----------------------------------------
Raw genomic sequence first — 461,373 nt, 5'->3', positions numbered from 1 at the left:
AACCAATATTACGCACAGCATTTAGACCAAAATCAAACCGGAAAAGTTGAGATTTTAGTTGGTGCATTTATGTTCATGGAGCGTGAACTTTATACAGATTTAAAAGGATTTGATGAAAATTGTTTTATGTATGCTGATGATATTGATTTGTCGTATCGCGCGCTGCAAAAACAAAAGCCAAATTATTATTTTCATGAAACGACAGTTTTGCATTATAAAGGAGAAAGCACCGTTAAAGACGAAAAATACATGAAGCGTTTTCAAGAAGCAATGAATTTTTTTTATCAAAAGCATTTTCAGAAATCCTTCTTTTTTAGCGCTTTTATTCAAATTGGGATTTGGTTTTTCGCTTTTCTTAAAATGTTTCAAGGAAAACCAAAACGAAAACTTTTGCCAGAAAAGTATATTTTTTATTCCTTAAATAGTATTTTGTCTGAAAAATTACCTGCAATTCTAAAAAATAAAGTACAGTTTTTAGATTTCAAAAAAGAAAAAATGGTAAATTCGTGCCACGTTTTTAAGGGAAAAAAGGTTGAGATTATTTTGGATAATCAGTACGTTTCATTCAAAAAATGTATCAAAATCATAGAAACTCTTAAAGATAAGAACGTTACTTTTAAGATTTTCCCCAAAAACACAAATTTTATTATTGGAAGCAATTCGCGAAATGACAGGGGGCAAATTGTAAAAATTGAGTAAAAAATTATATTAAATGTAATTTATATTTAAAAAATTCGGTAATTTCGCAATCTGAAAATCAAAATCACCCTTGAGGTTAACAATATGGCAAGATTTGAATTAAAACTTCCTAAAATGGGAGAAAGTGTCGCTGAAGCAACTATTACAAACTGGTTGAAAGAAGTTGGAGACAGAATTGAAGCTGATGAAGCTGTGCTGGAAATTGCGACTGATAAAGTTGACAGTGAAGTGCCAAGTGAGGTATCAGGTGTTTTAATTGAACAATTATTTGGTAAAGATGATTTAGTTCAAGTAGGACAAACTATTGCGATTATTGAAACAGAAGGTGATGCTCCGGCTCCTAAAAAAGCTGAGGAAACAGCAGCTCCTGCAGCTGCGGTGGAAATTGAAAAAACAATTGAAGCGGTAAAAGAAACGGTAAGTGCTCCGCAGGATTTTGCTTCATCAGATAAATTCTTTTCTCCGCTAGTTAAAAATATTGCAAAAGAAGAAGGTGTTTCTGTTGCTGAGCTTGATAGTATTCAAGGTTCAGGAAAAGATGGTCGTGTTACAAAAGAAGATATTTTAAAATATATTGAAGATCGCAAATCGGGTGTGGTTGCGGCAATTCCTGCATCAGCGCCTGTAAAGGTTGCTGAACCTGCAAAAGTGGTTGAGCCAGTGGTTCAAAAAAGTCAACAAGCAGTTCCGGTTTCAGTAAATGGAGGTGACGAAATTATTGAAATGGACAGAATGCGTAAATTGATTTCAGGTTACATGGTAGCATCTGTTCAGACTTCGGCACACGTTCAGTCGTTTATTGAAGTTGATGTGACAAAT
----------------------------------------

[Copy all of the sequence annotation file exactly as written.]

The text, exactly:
Raw genomic sequence first — 461,373 nt, 5'->3', positions numbered from 1 at the left:
AACCAATATTACGCACAGCATTTAGACCAAAATCAAACCGGAAAAGTTGAGATTTTAGTTGGTGCATTTATGTTCATGGAGCGTGAACTTTATACAGATTTAAAAGGATTTGATGAAAATTGTTTTATGTATGCTGATGATATTGATTTGTCGTATCGCGCGCTGCAAAAACAAAAGCCAAATTATTATTTTCATGAAACGACAGTTTTGCATTATAAAGGAGAAAGCACCGTTAAAGACGAAAAATACATGAAGCGTTTTCAAGAAGCAATGAATTTTTTTTATCAAAAGCATTTTCAGAAATCCTTCTTTTTTAGCGCTTTTATTCAAATTGGGATTTGGTTTTTCGCTTTTCTTAAAATGTTTCAAGGAAAACCAAAACGAAAACTTTTGCCAGAAAAGTATATTTTTTATTCCTTAAATAGTATTTTGTCTGAAAAATTACCTGCAATTCTAAAAAATAAAGTACAGTTTTTAGATTTCAAAAAAGAAAAAATGGTAAATTCGTGCCACGTTTTTAAGGGAAAAAAGGTTGAGATTATTTTGGATAATCAGTACGTTTCATTCAAAAAATGTATCAAAATCATAGAAACTCTTAAAGATAAGAACGTTACTTTTAAGATTTTCCCCAAAAACACAAATTTTATTATTGGAAGCAATTCGCGAAATGACAGGGGGCAAATTGTAAAAATTGAGTAAAAAATTATATTAAATGTAATTTATATTTAAAAAATTCGGTAATTTCGCAATCTGAAAATCAAAATCACCCTTGAGGTTAACAATATGGCAAGATTTGAATTAAAACTTCCTAAAATGGGAGAAAGTGTCGCTGAAGCAACTATTACAAACTGGTTGAAAGAAGTTGGAGACAGAATTGAAGCTGATGAAGCTGTGCTGGAAATTGCGACTGATAAAGTTGACAGTGAAGTGCCAAGTGAGGTATCAGGTGTTTTAATTGAACAATTATTTGGTAAAGATGATTTAGTTCAAGTAGGACAAACTATTGCGATTATTGAAACAGAAGGTGATGCTCCGGCTCCTAAAAAAGCTGAGGAAACAGCAGCTCCTGCAGCTGCGGTGGAAATTGAAAAAACAATTGAAGCGGTAAAAGAAACGGTAAGTGCTCCGCAGGATTTTGCTTCATCAGATAAATTCTTTTCTCCGCTAGTTAAAAATATTGCAAAAGAAGAAGGTGTTTCTGTTGCTGAGCTTGATAGTATTCAAGGTTCAGGAAAAGATGGTCGTGTTACAAAAGAAGATATTTTAAAATATATTGAAGATCGCAAATCGGGTGTGGTTGCGGCAATTCCTGCATCAGCGCCTGTAAAGGTTGCTGAACCTGCAAAAGTGGTTGAGCCAGTGGTTCAAAAAAGTCAACAAGCAGTTCCGGTTTCAGTAAATGGAGGTGACGAAATTATTGAAATGGACAGAATGCGTAAATTGATTTCAGGTTACATGGTAGCATCTGTTCAGACTTCGGCACACGTTCAGTCGTTTATTGAAGTTGATGTGACAAAT